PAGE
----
A: After receiving a surprise call up in late April, Harper held his own against a big jump in competition (he had a combined 203 at-bats above Single-A) for six weeks before slumping badly during the middle of the season. From June 12 to August 15, his OPS fell from .943 to .718. However, the phenom then adjusted to the adjustments the pitchers had made, finishing the year strong, hitting 12 homers over his final 162 at-bats. His slash line in September was .330/.398/.651. Harper’s defense also improved quicker than expected, as he’s already one of the league’s better defensive outfielders. And for fantasy purposes, he’s a sneaky bet to approach 30 steals as a sophomore, and his base running shouldn’t be overlooked, as he somehow scored 98 runs as a raw rookie last year while playing in fewer than 140 games.

The only players who even approach the type of season Harper had as a 19-year-old are inner circle Hall of Famers. While growth in baseball is hardly always linear, Harper is a truly special talent who not only looks poised to meet the excessive hype but quite possibly even exceed it. Like Strasburg, I’m fully on board with drafting Harper aggressively.

Q: What’s the deal with the closer situation?

A: Surgery to remove a bone chip in his elbow delayed the start of Drew Storen’s season last year, and when he finally returned in the middle of July, Tyler Clippard was pitching too well in the closer’s role to be removed. As a result, Storen finished with just four saves on the year. He pitched well though, getting a 2.37 ERA and 0.99 WHIP over 30.1 innings, earning back the closer’s role in the postseason. Even though his and the Nationals’ year ended on a sour note, with him giving up four runs in the ninth inning against the Cardinals, it’s safe to expect Storen to enter 2013 as the heavy favorite for saves in Washington’s pen. Clippard is terrific, but his ability to throw a ton of innings likely makes him more valuable in middle relief anyway.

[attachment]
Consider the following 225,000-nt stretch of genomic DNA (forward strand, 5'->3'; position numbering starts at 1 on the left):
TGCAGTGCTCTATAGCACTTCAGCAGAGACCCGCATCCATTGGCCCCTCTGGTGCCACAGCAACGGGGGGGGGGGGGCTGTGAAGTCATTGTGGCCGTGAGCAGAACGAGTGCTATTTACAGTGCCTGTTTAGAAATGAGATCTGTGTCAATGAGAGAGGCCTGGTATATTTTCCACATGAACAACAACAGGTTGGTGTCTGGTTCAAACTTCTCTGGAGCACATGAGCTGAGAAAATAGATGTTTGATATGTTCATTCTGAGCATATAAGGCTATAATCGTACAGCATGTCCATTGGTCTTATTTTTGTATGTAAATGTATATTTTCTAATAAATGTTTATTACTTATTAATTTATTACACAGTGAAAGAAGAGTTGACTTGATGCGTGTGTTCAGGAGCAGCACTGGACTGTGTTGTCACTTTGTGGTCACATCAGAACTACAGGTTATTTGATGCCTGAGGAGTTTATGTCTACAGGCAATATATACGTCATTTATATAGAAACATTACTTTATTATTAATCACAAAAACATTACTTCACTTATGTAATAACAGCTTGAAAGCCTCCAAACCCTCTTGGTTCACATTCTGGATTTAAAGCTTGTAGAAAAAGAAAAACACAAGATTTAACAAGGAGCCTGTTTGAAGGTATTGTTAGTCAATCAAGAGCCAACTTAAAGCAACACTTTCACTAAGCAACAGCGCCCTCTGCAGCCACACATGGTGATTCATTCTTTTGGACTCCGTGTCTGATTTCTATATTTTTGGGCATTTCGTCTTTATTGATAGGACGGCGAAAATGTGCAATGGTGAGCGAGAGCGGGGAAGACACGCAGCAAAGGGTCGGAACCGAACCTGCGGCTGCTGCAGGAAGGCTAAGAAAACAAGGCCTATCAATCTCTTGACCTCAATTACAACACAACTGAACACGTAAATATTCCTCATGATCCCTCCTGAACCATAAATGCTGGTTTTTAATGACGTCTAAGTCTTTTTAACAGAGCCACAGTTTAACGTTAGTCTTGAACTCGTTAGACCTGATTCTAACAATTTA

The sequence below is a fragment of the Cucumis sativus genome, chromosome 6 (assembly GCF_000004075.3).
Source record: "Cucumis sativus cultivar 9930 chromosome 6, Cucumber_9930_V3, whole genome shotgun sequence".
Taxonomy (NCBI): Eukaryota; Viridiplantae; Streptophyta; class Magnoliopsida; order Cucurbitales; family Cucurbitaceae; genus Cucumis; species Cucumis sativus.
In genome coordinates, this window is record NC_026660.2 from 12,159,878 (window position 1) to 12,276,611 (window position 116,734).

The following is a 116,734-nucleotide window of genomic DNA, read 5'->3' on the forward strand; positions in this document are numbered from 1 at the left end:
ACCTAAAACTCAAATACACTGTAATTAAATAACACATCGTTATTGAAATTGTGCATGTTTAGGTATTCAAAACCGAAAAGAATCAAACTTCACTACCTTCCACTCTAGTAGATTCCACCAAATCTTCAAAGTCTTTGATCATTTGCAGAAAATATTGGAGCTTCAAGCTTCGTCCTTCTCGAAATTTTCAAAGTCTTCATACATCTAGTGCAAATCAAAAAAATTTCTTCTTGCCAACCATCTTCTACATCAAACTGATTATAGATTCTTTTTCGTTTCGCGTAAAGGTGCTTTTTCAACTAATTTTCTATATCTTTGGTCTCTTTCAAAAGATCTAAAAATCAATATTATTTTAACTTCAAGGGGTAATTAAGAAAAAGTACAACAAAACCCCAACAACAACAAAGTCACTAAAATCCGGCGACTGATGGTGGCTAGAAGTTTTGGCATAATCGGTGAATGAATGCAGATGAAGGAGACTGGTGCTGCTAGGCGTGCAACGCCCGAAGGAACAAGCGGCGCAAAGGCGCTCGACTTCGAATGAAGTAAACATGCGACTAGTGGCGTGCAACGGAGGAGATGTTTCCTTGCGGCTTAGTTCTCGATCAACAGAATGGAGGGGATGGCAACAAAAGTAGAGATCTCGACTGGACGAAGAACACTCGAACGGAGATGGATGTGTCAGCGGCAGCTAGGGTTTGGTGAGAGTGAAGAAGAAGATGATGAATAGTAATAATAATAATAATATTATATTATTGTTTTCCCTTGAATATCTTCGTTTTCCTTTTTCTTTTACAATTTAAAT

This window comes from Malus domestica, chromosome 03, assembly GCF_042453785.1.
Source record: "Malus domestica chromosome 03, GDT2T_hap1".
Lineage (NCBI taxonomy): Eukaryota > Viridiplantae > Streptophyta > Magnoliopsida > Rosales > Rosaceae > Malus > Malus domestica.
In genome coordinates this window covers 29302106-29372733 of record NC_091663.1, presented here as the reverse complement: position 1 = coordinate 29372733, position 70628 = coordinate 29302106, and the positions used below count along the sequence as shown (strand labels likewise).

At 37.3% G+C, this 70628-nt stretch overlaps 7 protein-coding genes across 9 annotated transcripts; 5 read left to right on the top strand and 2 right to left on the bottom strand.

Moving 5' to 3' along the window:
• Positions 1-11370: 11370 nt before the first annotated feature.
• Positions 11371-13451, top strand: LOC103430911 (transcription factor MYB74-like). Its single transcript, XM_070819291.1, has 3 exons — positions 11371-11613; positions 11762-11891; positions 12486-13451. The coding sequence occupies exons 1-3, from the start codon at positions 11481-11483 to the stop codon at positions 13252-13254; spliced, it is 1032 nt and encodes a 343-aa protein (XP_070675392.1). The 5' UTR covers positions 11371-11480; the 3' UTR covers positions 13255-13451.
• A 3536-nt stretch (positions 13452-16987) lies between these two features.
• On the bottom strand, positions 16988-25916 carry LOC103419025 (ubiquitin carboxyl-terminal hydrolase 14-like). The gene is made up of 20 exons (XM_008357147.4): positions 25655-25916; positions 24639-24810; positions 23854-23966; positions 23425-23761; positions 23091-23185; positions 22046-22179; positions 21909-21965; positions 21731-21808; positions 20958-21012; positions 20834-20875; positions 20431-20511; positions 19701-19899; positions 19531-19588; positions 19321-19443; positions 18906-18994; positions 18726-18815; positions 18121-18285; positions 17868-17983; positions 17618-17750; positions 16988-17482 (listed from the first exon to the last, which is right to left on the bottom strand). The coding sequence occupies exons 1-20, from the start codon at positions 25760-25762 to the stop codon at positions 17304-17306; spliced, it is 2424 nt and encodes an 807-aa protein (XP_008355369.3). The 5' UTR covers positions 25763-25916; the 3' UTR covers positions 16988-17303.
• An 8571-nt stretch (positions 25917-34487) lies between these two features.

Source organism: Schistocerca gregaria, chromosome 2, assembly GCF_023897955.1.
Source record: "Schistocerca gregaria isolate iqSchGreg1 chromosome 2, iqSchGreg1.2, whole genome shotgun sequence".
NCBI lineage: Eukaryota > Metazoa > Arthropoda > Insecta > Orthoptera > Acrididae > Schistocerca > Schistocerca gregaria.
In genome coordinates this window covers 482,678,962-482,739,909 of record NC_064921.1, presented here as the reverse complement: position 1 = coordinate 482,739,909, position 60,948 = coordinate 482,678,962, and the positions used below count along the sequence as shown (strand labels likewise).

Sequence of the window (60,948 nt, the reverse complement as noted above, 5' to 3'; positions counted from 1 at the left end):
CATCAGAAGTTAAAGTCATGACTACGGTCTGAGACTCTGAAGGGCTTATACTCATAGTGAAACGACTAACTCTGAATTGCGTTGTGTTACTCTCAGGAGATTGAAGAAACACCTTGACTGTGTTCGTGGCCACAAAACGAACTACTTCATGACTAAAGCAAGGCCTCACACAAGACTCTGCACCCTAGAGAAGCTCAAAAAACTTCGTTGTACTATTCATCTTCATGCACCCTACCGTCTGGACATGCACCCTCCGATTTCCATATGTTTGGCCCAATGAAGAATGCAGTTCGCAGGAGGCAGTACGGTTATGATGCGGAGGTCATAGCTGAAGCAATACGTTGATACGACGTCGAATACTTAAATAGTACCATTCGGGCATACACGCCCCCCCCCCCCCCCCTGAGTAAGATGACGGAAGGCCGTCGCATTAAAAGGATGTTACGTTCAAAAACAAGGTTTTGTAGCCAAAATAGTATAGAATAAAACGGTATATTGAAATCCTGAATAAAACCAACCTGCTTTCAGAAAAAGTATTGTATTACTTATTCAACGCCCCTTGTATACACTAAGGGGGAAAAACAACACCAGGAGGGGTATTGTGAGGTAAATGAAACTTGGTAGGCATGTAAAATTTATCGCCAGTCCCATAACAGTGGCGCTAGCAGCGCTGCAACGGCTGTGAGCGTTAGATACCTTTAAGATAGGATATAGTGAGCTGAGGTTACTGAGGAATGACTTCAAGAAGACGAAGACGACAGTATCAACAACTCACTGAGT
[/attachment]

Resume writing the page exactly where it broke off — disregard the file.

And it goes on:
Q: Will the real Ryan Zimmerman please stand up?

A: As of June 23, Zimmerman was batting .218/.285/.305 with three home runs over 55 games. After receiving a cortisone shot to his ailing right shoulder (an injury at the time that was feared to possibly need season-ending surgery), he went on a tear over the rest of the year, hitting .321 with 22 homers over his final 358 at-bats. Zimmerman has hit more than 25 home runs during just one of his seven seasons in the league and at times has been a bit overrated for fantasy purposes, but he’s still in his prime and should benefit from hitting in the middle of what could be a fairly loaded lineup. He had offseason surgery in hopes to fix the shoulder problem for good and is expected to be ready for spring training.

Q: How healthy is Dan Haren?

A: Haren missed multiple weeks last season with back/hip issues that concerned general managers so much, he had to settle for a one-year deal in free agency. Here are his average fastball velocities each season since his last year in Oakland in 2007: 91.7 mph, 91.1, 90.6, 90.6, 90.0, 88.5. It’s obviously a concerning trend, highlighted by his career-low mark last season. A return to the National League should help Haren’s numbers, and he will likely be cheaper than ever at draft tables coming off such a disappointing campaign, but there’s just no way of knowing how close to full strength he’ll be, so consider him a high risk/high reward fantasy option.